People always make give me weird looks when I tell them about going to the cinema while traveling overseas, because they just see it as a waste of precious holiday. It takes hours and hours to fly to anywhere else in the world from here, and there is so much to see in this wide and wonderful world, why the hell would you go to a cinema that looks just like the one down the street?
But sometimes you just need a break from the travel when you're gallivanting around the world. A place to get out of the elements, and just sit down and relax for a while, and the cinema is a good place to switch off, and maybe even see something great.
Unfortunately, my lovely wife and I have a terrible habit of seeing the absolute worst films in the most far flung of locations. Yes, we've been to a cinema in Iceland, but it was to see that Alexander Skaarsgard Tarzan film, which everybody has rightly forgotten the existence of. We've been in one of the grand old cinemas of Leicester Square to see the worst film in the Bourne series, and then saw the second worst in the series on the edges of Houston.
On our first ever major trip, while staying at a hostel somewhere in East London, we saw Die Hard 4.0, the biggest turkey in that excellent series. Our first cultural experience on our first trip to Edinburgh - after the obligatory fried breakfast - involved seeing the third Pirates of the Caribbean at a central city multiplex at 9am, because we'd spend the evening on the overnight bus from London, and couldn't get into our accommodation yet.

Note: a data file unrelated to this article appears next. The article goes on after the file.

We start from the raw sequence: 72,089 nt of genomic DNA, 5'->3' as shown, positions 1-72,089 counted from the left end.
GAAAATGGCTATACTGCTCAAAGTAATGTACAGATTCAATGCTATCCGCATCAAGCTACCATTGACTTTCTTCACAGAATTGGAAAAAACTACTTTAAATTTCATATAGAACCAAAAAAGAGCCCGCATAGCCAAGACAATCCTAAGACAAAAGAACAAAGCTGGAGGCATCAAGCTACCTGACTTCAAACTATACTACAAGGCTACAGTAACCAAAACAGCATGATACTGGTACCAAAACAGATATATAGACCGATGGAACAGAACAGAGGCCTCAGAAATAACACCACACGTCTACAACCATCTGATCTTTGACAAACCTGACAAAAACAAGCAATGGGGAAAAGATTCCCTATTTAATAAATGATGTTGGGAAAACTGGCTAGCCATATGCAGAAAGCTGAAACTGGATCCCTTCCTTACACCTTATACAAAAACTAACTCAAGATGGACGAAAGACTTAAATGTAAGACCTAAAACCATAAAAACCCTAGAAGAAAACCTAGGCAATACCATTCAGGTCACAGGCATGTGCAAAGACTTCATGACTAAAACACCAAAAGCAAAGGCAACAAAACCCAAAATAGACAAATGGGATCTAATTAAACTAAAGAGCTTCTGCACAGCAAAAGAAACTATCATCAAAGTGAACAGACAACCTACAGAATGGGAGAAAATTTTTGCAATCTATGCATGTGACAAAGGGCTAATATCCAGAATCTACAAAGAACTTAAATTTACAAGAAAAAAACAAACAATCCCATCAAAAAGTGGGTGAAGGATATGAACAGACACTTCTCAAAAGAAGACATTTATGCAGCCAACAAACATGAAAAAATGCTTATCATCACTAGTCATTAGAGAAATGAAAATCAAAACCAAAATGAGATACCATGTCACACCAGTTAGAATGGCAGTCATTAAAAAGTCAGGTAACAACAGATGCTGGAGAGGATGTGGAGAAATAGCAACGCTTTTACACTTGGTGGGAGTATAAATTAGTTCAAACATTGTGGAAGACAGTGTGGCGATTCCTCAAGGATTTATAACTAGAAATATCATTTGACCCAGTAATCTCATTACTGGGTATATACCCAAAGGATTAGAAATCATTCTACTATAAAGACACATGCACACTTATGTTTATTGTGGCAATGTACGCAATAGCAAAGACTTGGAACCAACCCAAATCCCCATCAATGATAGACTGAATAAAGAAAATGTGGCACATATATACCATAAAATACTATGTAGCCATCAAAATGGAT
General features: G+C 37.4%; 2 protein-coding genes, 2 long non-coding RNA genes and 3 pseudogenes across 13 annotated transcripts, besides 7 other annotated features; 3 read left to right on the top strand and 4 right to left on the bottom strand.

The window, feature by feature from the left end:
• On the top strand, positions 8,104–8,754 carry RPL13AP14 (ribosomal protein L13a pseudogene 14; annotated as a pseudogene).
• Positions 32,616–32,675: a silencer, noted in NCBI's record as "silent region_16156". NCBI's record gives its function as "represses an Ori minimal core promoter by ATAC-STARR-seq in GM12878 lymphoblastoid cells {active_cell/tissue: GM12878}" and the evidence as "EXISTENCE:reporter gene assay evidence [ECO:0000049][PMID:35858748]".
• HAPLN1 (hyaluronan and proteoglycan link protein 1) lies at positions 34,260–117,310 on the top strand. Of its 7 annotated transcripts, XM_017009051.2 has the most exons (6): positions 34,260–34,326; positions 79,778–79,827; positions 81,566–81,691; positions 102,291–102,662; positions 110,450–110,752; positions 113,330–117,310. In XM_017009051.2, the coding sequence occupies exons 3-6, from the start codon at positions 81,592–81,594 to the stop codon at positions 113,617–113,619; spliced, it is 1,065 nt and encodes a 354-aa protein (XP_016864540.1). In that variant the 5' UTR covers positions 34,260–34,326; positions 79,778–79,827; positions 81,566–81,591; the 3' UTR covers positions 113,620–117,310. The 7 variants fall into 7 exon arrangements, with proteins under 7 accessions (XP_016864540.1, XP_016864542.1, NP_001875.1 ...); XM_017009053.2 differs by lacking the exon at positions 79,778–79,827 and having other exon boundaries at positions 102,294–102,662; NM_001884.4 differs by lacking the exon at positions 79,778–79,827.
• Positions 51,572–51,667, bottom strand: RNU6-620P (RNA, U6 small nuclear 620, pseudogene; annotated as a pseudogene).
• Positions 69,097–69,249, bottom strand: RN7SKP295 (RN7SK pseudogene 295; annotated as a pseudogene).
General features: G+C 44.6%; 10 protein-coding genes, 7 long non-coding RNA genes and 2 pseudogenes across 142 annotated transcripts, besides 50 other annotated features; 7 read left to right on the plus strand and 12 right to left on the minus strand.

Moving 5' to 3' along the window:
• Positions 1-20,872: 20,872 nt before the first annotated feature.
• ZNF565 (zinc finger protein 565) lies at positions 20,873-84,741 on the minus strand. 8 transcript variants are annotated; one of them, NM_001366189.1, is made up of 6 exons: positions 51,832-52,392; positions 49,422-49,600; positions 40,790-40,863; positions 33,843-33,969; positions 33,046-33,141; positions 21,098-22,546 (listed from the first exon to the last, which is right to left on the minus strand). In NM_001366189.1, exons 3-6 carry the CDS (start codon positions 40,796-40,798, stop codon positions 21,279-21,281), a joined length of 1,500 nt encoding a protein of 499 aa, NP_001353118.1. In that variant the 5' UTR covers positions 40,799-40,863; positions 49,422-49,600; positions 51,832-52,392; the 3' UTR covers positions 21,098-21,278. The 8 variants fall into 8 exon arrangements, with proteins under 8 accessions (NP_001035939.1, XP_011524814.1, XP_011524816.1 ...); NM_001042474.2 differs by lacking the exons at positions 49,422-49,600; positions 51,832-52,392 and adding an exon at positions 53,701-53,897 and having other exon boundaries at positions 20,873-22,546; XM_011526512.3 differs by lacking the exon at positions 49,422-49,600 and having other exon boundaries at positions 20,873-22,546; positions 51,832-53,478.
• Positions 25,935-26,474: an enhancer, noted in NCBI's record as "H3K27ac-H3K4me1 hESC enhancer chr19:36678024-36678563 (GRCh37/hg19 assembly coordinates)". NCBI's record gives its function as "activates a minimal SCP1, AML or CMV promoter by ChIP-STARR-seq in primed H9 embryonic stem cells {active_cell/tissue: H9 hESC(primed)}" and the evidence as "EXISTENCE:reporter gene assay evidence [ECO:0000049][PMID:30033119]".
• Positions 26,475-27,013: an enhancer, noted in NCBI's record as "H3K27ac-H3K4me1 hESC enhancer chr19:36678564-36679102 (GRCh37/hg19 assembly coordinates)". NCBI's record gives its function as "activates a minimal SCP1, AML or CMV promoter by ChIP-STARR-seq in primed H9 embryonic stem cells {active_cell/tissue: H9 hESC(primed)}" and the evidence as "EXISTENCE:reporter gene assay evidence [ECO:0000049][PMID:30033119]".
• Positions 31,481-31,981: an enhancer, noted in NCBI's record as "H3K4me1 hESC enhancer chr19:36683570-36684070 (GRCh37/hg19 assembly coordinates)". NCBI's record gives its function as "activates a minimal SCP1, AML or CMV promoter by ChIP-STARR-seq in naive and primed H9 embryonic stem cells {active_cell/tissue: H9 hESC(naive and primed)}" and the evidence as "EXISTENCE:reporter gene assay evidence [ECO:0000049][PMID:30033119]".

The only film we ever saw in Scandinavia was The Snowman. And not even in Oslo. We should have followed all the clues. We also saw Mother! in Hong Kong on a Sunday morning, in an absolutely packed cinema, and that was a diabolical way to kill the hours before our flight out.
Blade Runner 2049 was another London experience at the Odeon on Shaftsbury, and that was fine, but it wasn't the best Blade Runner by a long shot. It felt a little right to be seeing one of the new Star Treks in Winnipeg, on an overnight stopover on the way to Churchill, and it felt very right to watch True Grit somewhere in a small city in the great American desert.
Sometimes we get it right - the excellent Joe Strummer:The Future is Unwritten in Bath, and the also excellent Zodiac in York, but I ruined that a little by seeing the Total Recall remake when we returned to the North.
On the best trip, nearly a decade ago now, we saw John Wick and Inherent Vice in the Pacific Northwest of the US, and they're not just films, they goddamn cherished memories.
I wouldn't have remembered where I saw most of these films - I would barely remember I even saw that Total Recall without the international flavour. It's always been an absolute thrill to see these movies, no matter how many funny looks I get.